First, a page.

JACKSONVILLE, Fla. – The woman who, in a viral video, gave the finger to another customer and then coughed in her face at a Jacksonville mall, has been sentenced to 29 days in prison for assault.
The decision put an end to several hours of testimony and questions on Thursday at the sentencing hearing of Debra Jo Michele Hunter, the woman from Fernandina Beach, outside Jacksonville. It came despite an August plea deal that consisted only of probation with conditions.
Judge James Ruth of the Duval District Court first heard testimony from Hunter’s husband, friends and family who said she had a “really huge heart” and is “broken at heart” about how she coughed on cancer patient Heather Sprague. But after speaking on Hunter’s behalf, Sprague told the judge about the confrontation that took place just months after she underwent brain tumor surgery.
Sprague said she watched Hunter, 53, give at least 15 minutes of what she called “ escalating bullying, ” curses and threats to Pier 1 staff over a broken object with Sprague’s kids nearby. It wasn’t until Sprague said she started making video in the last minute of the rant that she was yelled at and then she continued to cough.
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Debra Jo Hunter got emotional when she spoke at her hearing on Zoom sentencing on Thursday.
After hearing the defendant’s four-page statement, Sprague said it was more about the impact the viral video’s fame has had on Hunter and her family, who were very “self-centered,” without much apology to her.
“She gave herself permission to act this way and then chose to walk up to me,” Sprague said. That was not the response of an overprotective Mama Bear. It was an episode rooted in privileges and rights, designed to exploit and attack vulnerability in the belief that she was immune from the consequences. ‘
Ruth then watched Sprague’s 40 second video clip, the first comment being a surprised “Oh my” when he saw the rude gesture and coughing, after which adding this “rant” took longer than he thought. Before deciding to add jail time to the plea deal, he criticized Hunter’s testimony and letter to him, saying they mainly focused on the impact of the public response to the video on her family.
“Her kids didn’t cause this problem and her husband didn’t, and she talked about how it changed her world and she got mean grams on Facebook and stuff and they can’t go to their country club or anywhere,” said Ruth. But I have yet to see one more expression, or an important one about her regret for the impact it had on the victim in this case! ”
Sprague was at the Pier 1 store when she saw Hunter getting angry, according to the warrant. The victim recorded Hunter’s rant on her cellphone. Then Hunter made a rude gesture at her, before asking if Sprague would like her to post it on social media. Then Hunter walked up to you and said she will ‘get very close to you and cough on you’ and she did it in her face before leaving with a small child.
Sprague is a brain tumor patient with a compromised immune system, she posted on Facebook with her video immediately after the incident. She was wearing a mask and called the police four days later to say she was unwell since the incident. She said she didn’t speak, respond, or speak to Hunter at all.
Sprague told the judge, the defendant and her attorney, as well as the prosecution, saying she lived in fear after being coughed up and feeling spit out in an act that she said was “ calculated to attack me at my weakest point, physically and psychologically. ”She said she had spent days looking for a place to get a COVID-19 test in fear of herself and 10 children, and she turned out negative.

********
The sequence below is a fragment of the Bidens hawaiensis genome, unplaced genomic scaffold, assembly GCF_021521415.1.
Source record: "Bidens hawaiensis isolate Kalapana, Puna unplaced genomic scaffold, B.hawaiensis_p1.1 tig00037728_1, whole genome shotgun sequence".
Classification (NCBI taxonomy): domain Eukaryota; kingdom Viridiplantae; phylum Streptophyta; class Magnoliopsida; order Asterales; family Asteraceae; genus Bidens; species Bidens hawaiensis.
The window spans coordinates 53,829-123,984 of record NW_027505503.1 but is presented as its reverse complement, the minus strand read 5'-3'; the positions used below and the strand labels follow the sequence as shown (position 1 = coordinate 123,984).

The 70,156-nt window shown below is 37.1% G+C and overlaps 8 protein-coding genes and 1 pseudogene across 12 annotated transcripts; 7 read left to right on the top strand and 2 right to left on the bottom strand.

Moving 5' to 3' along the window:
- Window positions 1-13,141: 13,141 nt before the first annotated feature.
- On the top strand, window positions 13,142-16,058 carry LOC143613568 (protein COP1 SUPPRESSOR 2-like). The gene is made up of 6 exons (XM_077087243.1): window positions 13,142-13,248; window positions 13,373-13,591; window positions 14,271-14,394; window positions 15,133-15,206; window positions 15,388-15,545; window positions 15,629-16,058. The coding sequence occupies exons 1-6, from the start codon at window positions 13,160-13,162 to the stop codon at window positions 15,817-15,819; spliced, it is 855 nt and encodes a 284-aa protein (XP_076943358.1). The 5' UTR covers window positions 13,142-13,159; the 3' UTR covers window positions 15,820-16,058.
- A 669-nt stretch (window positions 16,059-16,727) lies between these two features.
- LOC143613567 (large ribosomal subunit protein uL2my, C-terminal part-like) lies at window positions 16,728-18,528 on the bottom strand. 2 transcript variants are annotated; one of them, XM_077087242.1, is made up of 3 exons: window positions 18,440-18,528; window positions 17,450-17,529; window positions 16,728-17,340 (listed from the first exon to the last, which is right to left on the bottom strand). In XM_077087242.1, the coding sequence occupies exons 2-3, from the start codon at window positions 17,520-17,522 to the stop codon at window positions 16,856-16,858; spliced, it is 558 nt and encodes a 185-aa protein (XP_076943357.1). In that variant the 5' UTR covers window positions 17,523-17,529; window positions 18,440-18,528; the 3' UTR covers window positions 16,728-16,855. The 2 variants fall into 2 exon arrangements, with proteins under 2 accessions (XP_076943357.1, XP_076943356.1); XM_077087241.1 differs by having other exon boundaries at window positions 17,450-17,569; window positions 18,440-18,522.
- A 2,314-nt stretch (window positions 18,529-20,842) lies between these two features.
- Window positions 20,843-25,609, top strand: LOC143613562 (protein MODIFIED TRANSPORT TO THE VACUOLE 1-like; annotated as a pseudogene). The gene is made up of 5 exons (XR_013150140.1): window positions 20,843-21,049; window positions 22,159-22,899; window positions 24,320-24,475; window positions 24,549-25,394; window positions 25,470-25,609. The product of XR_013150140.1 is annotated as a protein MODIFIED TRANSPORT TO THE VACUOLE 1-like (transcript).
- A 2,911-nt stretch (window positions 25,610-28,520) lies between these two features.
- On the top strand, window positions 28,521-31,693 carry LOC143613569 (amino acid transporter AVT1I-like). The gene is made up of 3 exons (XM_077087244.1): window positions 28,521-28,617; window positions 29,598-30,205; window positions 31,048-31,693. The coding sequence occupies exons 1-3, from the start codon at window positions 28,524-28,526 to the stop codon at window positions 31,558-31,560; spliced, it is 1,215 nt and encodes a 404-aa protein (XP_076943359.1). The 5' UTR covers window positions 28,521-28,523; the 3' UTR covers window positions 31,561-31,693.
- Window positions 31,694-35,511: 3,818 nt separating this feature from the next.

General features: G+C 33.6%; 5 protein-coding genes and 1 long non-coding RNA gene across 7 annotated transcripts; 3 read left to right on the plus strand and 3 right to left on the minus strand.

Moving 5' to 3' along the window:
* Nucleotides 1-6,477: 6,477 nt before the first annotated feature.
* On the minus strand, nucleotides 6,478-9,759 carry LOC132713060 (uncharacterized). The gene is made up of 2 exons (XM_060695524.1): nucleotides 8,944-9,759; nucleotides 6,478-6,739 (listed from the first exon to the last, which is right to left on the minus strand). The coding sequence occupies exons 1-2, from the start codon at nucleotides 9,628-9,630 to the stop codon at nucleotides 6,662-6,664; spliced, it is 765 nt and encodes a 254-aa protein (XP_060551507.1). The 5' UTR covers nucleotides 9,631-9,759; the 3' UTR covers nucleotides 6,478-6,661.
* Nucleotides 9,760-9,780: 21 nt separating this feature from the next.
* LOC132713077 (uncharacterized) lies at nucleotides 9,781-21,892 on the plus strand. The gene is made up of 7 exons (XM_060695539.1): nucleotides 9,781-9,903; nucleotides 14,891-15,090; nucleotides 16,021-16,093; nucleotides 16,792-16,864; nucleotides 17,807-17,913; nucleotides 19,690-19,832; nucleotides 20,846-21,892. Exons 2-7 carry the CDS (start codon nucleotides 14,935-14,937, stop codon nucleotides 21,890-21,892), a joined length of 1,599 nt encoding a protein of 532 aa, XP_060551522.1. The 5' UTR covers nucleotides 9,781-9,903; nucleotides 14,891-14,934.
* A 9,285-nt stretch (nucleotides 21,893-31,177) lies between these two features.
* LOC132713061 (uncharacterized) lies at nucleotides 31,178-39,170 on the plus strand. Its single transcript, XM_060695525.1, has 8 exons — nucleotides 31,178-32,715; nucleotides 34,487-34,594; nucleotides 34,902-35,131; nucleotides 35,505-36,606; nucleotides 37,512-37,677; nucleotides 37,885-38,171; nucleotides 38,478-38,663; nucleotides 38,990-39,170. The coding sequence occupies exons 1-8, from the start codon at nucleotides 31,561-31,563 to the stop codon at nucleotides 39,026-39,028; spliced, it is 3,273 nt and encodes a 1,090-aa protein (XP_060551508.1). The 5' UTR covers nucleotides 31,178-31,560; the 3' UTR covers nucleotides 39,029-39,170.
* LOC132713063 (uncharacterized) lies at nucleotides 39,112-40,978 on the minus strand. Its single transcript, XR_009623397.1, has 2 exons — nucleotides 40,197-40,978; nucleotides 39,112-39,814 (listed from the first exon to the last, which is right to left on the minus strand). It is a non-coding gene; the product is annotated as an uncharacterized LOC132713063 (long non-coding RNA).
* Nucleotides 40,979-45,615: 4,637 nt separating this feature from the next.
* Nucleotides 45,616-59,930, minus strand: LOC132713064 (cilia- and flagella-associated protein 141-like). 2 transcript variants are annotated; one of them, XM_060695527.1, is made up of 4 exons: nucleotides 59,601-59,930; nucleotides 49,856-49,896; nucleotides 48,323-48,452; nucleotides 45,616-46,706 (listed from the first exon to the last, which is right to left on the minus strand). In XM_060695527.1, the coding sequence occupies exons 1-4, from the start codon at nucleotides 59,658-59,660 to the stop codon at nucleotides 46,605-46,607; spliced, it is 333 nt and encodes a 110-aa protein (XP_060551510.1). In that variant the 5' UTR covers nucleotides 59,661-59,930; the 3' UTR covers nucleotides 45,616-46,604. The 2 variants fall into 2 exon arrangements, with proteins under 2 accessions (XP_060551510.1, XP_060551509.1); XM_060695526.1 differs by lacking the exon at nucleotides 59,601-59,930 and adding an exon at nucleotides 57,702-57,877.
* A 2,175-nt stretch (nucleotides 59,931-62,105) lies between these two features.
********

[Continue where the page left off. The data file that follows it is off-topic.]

“The purpose of the defendant’s actions could only have been to transmit disease or to make me fear that I was infected,” said Sprague. “I was concerned for the health and safety of my family and wondered how on earth I could isolate in a house of 12 people to protect them if I had been deliberately infected.”
Cancer patient Heather Sprague spoke at the hearing about the conviction of the woman who coughed on her.
During the first part of the March 24 sentencing hearing, one of Hunter’s neighbors spoke in defense. Tarry Rogers said through Zoom that Hunter was “very remorseful” about what happened and is still facing “collateral damage” from the event because she just wants to move on from what she called “terrible moments.”
Six others spoke out in defense of Hunter at Thursday’s ongoing Zoom hearing, including retired Jacksonville Police Department Lt. Allen Eason. The family friend said he was surprised at what he saw in Sprague’s viral video, knowing Hunter “wasn’t doing that well,” but that’s not the woman he knows.
Crying and sniffing while wearing a mask, Hunter said the social media madness that followed had threatened many people as friends shunned her and her three children. She said her son was banned at school as “the son of the woman who wore the Scarlet Letter,” adding that her shame and regret will follow her for the rest of her life.
“As a family, we collectively avoid everyone we recognize for fear they might know,” she said. ‘The reality is that my family has been permanently scarred. My kids wouldn’t have to pay the price for my mistake. I can overcome the exclusion. I deserve it. My children don’t. ‘
The prosecution’s plea deal still includes an abstention from trial and a six-month probationary period with conditions, requesting Hunter to follow an anger management program. She must write a letter of apology to Sprague, which she said months ago, and reimburse the victim for the $ 150 COVID-19 test she took after the cough.
This article originally appeared in Florida Times-Union: Florida Woman Gets Jailed After Coughing On Shopper In Pier 1 Store